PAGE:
Stock market

£5K in savings? Here’s how I’ll turn that into £11,438 of annual passive income!

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My main reason for investing in UK shares is to create a passive income stream for me to enjoy when I retire.

Let me explain how I want to do this, along with an example of a dividend stock I would buy to help me achieve my goal.

Method and Mathematics

First things first, let’s say I have £5K in savings right now. Also, I would like to add £200 a month from my wages to top up my pot.

I need to make sure I’m working hard for my money, and paying the least amount of tax, so I can enjoy my earnings. A stocks and shares ISA is perfect for me, as I don’t have to pay any tax on dividends.

Please note that tax treatment depends on the individual circumstances of each client and may change in the future. The content of this article is provided for informational purposes only. It is not intended to be, nor is it intended to be, any form of tax advice. Readers are responsible for conducting their own due diligence and seeking professional advice before making any investment decisions.

Next, I need to find between 5 and 10 quality stocks with good fundamentals, future prospects, and reasonable rates of return.

Crunching some numbers with an initial £5K, and adding £200 per month, I’m going to invest for 25 years, and aim for a 7% rate of return.

After this period, I will be left with £190,641. To enjoy this, I’m going to put down 6% a year, which equates to £11,438.

At this stage in my life, I will have paid off my mortgage and my children are no longer dependent on ‘mommy’s side’, so this is a good vessel for me to use as I please.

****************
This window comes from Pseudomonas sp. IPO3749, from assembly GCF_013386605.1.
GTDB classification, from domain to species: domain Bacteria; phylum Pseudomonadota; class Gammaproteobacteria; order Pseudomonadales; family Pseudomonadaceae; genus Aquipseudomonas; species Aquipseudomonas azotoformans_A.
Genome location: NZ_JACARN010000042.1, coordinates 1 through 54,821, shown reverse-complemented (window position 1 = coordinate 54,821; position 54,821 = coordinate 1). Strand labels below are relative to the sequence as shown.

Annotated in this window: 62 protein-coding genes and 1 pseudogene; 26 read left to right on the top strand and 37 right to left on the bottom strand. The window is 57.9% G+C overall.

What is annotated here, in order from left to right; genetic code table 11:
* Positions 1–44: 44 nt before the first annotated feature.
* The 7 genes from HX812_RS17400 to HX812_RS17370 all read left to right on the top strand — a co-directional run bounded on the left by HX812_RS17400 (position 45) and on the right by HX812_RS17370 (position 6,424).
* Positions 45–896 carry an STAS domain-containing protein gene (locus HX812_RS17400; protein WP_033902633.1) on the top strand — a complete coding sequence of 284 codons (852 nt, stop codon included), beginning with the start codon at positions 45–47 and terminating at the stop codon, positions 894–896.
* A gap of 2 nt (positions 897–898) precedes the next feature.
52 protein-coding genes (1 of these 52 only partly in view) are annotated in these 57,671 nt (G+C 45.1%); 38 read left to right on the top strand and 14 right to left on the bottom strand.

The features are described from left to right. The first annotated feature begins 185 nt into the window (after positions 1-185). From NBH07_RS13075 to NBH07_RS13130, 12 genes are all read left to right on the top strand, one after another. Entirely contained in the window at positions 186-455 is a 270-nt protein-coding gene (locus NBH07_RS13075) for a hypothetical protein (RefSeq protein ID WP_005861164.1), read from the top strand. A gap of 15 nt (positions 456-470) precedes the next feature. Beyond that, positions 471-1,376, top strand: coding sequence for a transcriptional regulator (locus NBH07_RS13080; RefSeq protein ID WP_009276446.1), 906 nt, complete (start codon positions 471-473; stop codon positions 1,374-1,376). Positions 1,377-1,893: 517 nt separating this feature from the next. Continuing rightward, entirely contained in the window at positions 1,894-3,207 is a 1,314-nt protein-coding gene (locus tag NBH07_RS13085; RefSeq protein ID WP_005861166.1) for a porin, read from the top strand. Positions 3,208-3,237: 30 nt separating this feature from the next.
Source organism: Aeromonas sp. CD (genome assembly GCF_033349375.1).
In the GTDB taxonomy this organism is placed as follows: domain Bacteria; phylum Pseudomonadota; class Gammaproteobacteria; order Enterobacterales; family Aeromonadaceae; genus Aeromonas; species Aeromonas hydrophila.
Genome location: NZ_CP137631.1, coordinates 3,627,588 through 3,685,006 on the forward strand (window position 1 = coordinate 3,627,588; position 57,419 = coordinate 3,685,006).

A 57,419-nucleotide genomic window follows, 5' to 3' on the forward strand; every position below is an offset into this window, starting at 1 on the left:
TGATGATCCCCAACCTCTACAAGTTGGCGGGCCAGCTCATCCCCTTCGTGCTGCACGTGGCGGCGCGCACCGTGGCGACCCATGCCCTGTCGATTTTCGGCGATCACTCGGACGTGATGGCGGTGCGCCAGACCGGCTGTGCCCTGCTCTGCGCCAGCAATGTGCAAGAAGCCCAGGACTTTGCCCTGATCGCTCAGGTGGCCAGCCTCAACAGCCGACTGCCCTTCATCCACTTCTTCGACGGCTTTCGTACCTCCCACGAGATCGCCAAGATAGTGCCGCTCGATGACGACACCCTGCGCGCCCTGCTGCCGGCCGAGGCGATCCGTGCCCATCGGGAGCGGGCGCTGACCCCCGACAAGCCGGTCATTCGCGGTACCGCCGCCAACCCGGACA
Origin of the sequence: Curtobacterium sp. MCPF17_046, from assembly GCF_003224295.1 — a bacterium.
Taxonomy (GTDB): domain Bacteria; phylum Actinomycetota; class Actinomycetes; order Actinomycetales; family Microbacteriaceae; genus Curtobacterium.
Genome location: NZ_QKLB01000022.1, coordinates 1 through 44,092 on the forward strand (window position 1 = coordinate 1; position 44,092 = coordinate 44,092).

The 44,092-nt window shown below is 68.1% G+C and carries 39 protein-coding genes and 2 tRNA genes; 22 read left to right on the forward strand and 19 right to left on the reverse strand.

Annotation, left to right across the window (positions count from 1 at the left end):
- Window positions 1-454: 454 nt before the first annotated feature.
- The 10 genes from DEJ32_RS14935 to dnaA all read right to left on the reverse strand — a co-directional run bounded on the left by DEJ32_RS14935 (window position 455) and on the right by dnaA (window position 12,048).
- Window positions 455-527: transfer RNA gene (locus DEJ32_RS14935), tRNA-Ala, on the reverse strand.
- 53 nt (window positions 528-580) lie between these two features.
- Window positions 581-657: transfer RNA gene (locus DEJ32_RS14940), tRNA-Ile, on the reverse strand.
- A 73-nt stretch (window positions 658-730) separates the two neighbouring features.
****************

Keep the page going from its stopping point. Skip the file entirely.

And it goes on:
Of course, there are some risks in this plan. The biggest problem is that profits are never guaranteed. Also, although I aim for 7%, the final payout may be lower because stocks come with risks that can hurt returns. Alternatively, it could be higher, leaving me with more money.

Asset manager

FTSE 100 Wealth Manager Schroders (LSE: SDR ) is a stock I like for a few key reasons.

First, it’s worth noting that Schroders’ share price has been under economic pressure recently. Shares are down 14% over the 12-month period from 458p at this time last year, to a current level of 390p.

I am not interested in this price reduction. In fact, it makes the shares more attractive at a forward price-to-earnings ratio of 12.

Next, the dividend yield of 5.4% is attractive. This is well above the FTSE 100 average of just under 4%.

Furthermore, Schroders is an established business. With assets under management worth more than £750bn, according to recent figures, the business is huge. Also, the firm has been around for over 200 years. It’s fair to say it knows a thing or two about navigating tough economic conditions, making money and rewarding investors.

Despite the bullish characteristics I am attracted to, I am concerned about inconsistent inflows in recent years, which have been linked to low investor confidence. This is mainly due to the recent economic downturn. With fewer assets it can be difficult to manage, make money, and reward investors. This is something I will keep a close eye on.


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